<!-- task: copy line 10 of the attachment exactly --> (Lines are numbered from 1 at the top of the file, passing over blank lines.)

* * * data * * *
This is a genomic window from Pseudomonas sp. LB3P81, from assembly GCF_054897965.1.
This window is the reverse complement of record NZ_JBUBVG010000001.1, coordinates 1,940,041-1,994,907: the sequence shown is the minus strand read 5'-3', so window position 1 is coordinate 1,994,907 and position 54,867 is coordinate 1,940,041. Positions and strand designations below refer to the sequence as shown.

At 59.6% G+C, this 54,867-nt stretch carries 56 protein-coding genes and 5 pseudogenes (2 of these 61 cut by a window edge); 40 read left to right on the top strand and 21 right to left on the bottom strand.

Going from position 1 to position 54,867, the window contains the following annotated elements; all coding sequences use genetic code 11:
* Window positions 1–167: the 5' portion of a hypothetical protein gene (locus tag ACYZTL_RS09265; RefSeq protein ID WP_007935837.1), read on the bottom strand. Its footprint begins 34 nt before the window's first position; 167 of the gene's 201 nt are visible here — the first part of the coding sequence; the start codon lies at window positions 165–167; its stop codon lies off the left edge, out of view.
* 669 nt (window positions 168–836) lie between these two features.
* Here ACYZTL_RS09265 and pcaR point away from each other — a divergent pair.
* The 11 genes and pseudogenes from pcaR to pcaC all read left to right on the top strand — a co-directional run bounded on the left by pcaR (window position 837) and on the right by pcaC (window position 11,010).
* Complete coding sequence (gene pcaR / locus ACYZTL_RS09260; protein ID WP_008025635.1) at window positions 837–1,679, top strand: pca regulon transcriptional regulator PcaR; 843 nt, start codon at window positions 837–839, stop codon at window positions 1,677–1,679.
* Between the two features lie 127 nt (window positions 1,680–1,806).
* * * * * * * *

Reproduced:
* Between the two features lie 127 nt (window positions 1,680–1,806).